Difference between revisions of "User talk:Davidhewitt"

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2) adjustment... where to move the screen to in relation to the position of the cursor...I.E center new screen position on the position of the cursor when the auto scroll was triggered ETC...half way between center ETC...
 
2) adjustment... where to move the screen to in relation to the position of the cursor...I.E center new screen position on the position of the cursor when the auto scroll was triggered ETC...half way between center ETC...
 
3) weather to move the mouse pointer so that it remains over the top of the same position relative to the design....or to leave it in the same position relative to the screen itself (this second option is for pen tablets that map the screen directly to the tablet itself)...
 
3) weather to move the mouse pointer so that it remains over the top of the same position relative to the design....or to leave it in the same position relative to the screen itself (this second option is for pen tablets that map the screen directly to the tablet itself)...
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Anyway the effect of this function is that when the user gets to the edge of the screen it automatically re-positions to center the area where you are...when you hit the edge of the screen and you can continue working....
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It can be a little jarring for some people but you quickly get used to this...
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I would recommend that an additional option for this function would be a second margin should be able to be defined inside the active area that would be a warning margin..I.E that when you got say between 20-10 pixels from the edge of the screen a warning would happen by way of flashing the cursor once ETC.. and then when you got to with in say 10 pixels (the active area) the autoscroll (re-center) would be executed...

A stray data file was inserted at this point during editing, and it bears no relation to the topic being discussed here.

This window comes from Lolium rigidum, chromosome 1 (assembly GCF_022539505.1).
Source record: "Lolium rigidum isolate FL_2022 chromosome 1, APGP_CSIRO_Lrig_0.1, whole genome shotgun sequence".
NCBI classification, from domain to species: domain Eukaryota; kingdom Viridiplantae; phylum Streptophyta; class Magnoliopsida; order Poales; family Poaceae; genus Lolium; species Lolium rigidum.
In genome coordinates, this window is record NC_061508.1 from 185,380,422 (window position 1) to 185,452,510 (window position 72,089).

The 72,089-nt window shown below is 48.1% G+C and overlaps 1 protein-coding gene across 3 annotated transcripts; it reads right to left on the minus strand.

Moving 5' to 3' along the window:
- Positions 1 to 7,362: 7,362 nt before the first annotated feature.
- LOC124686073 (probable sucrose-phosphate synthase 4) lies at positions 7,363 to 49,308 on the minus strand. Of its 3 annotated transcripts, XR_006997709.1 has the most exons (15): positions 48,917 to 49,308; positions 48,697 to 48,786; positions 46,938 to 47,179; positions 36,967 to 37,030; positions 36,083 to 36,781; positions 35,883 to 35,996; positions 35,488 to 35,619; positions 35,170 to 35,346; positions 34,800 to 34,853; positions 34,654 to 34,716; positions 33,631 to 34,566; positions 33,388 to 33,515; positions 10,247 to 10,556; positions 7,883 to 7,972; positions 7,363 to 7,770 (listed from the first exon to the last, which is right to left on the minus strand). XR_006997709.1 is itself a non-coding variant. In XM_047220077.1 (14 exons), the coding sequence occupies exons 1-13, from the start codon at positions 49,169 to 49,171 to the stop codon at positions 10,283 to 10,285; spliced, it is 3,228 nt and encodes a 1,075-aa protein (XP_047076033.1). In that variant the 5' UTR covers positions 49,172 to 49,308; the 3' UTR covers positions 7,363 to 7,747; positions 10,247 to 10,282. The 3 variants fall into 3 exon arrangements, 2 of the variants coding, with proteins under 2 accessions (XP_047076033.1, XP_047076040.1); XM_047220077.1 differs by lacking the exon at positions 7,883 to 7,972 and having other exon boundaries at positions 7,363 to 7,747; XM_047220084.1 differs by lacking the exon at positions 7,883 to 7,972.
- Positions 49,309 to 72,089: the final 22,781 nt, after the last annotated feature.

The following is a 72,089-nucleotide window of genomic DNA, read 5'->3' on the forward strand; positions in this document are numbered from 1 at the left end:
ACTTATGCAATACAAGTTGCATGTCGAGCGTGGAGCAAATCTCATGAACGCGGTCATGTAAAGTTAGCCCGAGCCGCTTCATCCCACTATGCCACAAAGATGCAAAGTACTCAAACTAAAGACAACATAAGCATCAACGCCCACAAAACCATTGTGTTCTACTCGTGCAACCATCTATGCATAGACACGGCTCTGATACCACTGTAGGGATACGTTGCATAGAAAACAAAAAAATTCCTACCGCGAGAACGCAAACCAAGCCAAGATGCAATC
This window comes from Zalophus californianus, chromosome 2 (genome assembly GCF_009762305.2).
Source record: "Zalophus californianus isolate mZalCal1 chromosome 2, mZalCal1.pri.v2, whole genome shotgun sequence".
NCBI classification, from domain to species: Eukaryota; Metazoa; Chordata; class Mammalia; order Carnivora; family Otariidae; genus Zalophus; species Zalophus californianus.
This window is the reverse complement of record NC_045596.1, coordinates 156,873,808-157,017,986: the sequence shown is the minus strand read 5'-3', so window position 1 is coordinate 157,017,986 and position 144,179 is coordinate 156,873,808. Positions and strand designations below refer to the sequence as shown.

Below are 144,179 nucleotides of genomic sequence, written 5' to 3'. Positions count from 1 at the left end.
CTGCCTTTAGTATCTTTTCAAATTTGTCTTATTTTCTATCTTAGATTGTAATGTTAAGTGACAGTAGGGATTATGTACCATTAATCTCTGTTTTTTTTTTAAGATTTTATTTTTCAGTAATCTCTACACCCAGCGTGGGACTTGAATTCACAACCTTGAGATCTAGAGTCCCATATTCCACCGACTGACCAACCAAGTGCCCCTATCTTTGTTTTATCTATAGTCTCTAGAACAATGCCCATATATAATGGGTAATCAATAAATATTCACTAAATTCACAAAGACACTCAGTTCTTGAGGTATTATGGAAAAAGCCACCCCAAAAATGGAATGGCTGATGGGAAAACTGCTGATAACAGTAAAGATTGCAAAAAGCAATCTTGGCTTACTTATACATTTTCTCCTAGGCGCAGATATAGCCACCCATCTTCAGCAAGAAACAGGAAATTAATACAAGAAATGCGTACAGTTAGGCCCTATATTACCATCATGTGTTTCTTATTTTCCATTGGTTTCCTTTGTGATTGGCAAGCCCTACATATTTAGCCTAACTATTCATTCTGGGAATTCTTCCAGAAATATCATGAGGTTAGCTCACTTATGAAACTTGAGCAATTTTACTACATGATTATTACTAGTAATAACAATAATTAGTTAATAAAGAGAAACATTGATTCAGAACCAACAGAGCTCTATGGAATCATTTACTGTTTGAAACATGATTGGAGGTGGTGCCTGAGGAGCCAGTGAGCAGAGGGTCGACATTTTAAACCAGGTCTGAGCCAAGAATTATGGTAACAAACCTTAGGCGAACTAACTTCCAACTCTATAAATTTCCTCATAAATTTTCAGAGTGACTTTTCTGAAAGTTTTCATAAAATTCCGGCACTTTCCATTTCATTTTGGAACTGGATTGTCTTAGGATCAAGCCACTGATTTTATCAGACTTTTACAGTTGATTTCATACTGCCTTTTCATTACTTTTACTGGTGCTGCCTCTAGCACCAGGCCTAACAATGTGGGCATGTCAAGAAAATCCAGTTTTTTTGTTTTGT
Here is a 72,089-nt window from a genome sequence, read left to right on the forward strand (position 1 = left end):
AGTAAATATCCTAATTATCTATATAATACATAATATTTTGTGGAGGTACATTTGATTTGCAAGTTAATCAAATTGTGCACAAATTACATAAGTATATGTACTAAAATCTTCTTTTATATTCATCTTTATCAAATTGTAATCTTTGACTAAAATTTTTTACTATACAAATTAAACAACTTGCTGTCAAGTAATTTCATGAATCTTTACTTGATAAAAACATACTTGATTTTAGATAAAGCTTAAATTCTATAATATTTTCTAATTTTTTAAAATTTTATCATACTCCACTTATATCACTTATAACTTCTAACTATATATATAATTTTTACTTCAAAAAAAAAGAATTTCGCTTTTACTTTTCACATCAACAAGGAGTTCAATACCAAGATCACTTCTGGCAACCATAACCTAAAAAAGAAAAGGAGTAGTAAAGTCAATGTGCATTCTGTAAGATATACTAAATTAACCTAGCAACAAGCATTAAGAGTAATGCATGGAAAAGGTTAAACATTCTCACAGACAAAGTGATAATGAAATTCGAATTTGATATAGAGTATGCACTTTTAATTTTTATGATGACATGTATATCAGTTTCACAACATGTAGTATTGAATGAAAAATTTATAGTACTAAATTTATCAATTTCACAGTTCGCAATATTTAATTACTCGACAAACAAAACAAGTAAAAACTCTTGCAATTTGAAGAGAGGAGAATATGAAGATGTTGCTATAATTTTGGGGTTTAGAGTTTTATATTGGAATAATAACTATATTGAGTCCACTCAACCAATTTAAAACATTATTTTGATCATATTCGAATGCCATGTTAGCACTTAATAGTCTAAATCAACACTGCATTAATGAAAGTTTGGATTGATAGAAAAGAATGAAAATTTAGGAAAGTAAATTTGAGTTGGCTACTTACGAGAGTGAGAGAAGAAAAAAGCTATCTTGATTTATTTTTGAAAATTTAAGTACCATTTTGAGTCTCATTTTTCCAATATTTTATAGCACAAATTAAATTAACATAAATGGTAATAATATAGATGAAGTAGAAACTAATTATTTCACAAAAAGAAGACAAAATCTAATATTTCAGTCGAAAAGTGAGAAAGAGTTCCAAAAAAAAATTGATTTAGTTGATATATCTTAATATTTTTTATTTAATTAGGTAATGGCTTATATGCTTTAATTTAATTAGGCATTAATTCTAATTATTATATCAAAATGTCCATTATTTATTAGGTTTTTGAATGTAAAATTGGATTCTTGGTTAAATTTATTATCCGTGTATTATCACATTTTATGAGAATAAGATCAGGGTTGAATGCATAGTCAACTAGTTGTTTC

== The Ultimate New Inkscape input tool and the editing architecture necessary to complement it... ==
 
== The Ultimate New Inkscape input tool and the editing architecture necessary to complement it... ==

Revision as of 02:28, 16 February 2009

Auto-Scroll that happens automatically...

Its curious that inkscape already has functionality called autoscroll, but nothing that causes scrolling to happen automatically...

Whist not for everyone what i call "proper autoscroll" I.E scrolling that happens automatically when you get to the edge of the screen (whilst creating a path). (Different from the kind of scrolling that happens when you drag an object off the edge of the screen.)

This type of auto scroll aids users when they are creating objects and they hit the edge of the screen... this does exist in some other applications and is loved by many....(hated by others)...

Autoscroll.png

Here is a dialogue from an application that does have a genuine autoscroll function.

A similar autoscroll function that kicks in automatically when the cursor gets close to the edge of the screen whilst creating a path(centering the cursor and scrolling the screen automatically) would be a welcome addition to the fine scrolling options already present in inkscape....

Generally this autoscroll would have parameters in settings to control various things: 1) trigger margin...(ie the width of the virtual boarder (in pixels) around the edge of the screen that triggers the auto-scroll function.) 2) adjustment... where to move the screen to in relation to the position of the cursor...I.E center new screen position on the position of the cursor when the auto scroll was triggered ETC...half way between center ETC... 3) weather to move the mouse pointer so that it remains over the top of the same position relative to the design....or to leave it in the same position relative to the screen itself (this second option is for pen tablets that map the screen directly to the tablet itself)...